Globalization, Economic Restructuring and the Implications for Democracy in Developing Countries
Even in the context of the extraordinary twentieth-century, the 1990s could be described as a remarkable decade. Rarely in modern economic history has there been a period characterized by such dramatic volatility, not only in material forces and economic and political conditions, but also in perceptions and expectations. The most recent phase of international capitalism, which is now described as the process of globalization, has been one of very rapid and dramatic changes, and the promise — largely belied thus far — of even greater changes to come. At the start of the new century, the majority of the people in the world are living in countries where various sorts of economic insecurity has increased quite significantly, and has changed the ways in which citizens can react to both national and international economic forces.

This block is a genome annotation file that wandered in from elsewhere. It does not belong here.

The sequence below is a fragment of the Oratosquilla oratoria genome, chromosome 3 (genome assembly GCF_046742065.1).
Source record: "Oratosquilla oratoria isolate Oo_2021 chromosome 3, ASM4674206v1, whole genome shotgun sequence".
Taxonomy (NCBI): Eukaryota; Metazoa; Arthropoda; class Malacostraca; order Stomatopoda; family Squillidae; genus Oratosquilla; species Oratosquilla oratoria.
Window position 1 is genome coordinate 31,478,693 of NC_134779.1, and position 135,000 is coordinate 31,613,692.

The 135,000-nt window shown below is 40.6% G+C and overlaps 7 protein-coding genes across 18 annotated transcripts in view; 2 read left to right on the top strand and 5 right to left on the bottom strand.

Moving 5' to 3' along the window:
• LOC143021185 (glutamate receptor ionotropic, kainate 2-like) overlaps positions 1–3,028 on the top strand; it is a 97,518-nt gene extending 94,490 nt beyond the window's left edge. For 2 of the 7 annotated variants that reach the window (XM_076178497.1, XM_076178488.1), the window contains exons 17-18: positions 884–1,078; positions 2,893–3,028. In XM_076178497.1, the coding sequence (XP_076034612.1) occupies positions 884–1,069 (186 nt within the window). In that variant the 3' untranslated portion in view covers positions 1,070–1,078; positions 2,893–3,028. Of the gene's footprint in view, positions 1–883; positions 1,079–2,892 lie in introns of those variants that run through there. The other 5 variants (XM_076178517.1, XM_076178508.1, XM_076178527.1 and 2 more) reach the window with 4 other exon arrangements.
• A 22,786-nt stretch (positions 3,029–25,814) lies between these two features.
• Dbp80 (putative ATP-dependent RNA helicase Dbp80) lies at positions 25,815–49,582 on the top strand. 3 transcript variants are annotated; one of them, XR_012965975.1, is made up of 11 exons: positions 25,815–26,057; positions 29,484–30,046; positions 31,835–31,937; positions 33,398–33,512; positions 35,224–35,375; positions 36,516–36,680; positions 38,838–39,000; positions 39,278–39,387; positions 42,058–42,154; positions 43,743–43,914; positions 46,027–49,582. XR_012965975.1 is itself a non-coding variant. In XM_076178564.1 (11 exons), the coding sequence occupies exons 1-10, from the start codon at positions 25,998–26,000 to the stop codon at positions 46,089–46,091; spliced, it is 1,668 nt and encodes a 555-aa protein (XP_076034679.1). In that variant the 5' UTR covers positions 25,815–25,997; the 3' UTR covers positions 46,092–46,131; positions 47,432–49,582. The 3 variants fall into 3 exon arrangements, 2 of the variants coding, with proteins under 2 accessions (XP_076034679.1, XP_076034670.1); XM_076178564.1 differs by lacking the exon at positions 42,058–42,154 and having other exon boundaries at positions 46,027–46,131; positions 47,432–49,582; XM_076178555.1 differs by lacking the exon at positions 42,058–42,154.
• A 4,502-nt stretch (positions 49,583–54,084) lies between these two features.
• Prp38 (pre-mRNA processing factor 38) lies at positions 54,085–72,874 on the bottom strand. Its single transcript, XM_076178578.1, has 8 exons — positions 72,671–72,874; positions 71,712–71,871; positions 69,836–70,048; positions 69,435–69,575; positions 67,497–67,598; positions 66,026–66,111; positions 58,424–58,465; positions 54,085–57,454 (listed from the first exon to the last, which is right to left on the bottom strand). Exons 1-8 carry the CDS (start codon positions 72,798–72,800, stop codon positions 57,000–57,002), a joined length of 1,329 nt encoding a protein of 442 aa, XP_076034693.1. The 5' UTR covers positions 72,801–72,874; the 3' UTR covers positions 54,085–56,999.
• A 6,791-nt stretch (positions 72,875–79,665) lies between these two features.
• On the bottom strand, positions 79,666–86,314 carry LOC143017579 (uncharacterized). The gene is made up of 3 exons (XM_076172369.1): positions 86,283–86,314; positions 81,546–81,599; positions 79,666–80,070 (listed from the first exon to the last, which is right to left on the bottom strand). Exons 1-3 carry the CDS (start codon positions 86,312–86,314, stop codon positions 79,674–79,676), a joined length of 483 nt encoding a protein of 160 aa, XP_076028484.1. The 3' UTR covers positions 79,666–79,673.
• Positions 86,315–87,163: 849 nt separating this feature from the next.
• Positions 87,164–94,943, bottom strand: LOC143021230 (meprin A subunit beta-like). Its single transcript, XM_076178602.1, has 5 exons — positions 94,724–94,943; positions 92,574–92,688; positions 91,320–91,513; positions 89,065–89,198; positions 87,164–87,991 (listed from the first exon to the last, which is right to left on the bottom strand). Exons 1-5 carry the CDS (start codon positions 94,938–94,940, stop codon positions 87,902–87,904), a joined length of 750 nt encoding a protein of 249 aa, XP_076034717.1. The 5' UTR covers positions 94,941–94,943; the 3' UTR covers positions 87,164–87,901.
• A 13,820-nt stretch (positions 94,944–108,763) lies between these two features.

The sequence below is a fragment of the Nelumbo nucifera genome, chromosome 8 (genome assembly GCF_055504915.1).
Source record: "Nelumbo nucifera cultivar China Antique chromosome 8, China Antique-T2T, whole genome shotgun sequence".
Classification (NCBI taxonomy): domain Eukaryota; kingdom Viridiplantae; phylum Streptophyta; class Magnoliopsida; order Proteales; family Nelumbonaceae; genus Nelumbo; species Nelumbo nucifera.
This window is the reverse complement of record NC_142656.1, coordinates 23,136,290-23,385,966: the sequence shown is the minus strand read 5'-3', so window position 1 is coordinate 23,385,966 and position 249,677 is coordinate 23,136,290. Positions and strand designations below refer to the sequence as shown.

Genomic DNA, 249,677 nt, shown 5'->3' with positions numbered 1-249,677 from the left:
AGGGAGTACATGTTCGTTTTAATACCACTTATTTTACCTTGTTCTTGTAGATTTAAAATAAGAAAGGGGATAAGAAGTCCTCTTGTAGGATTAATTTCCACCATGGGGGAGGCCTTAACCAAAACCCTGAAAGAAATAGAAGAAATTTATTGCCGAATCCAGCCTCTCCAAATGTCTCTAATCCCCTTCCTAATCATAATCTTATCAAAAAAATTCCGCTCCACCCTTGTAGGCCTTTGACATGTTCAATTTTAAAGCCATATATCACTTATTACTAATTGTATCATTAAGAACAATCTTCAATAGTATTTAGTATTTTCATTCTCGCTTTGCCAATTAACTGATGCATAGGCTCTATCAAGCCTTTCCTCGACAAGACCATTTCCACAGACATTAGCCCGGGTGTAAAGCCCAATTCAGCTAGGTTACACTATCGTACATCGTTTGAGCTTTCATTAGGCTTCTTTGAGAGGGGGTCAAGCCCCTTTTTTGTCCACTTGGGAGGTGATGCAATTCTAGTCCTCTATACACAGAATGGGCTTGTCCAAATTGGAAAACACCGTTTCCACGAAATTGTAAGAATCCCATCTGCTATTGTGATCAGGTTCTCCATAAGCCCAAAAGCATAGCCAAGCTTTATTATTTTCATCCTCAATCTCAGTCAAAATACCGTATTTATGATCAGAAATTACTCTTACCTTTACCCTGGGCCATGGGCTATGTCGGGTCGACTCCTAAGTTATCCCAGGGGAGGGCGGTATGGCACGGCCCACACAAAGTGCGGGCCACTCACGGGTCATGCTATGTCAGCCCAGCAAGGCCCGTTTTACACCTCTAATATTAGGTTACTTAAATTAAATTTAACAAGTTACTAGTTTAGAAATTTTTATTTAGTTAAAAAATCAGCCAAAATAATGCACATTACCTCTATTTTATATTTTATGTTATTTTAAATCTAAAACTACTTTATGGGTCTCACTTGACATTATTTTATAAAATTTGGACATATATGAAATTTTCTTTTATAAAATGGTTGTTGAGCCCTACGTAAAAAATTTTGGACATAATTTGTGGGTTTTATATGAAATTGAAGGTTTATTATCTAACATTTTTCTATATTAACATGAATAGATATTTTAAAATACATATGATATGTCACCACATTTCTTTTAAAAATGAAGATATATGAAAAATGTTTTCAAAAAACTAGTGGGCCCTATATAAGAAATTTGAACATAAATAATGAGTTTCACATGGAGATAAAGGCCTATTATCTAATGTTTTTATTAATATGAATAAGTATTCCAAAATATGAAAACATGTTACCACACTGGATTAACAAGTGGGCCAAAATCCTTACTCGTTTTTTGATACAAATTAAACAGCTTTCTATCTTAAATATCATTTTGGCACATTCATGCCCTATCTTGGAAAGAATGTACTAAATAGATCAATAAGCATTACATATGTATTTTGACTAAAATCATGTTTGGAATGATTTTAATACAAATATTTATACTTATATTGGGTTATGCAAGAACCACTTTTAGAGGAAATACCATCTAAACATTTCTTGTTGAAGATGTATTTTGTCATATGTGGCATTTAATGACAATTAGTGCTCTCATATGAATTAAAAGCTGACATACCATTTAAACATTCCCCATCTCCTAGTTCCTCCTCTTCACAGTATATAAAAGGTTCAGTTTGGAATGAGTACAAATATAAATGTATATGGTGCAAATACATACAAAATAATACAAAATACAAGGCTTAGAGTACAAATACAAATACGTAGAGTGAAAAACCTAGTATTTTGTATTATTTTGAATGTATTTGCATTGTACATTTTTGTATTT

KeywordsForeign Direct Invest Trade Liberalization International Capital Outward Foreign Direct Invest Economic Restructuring
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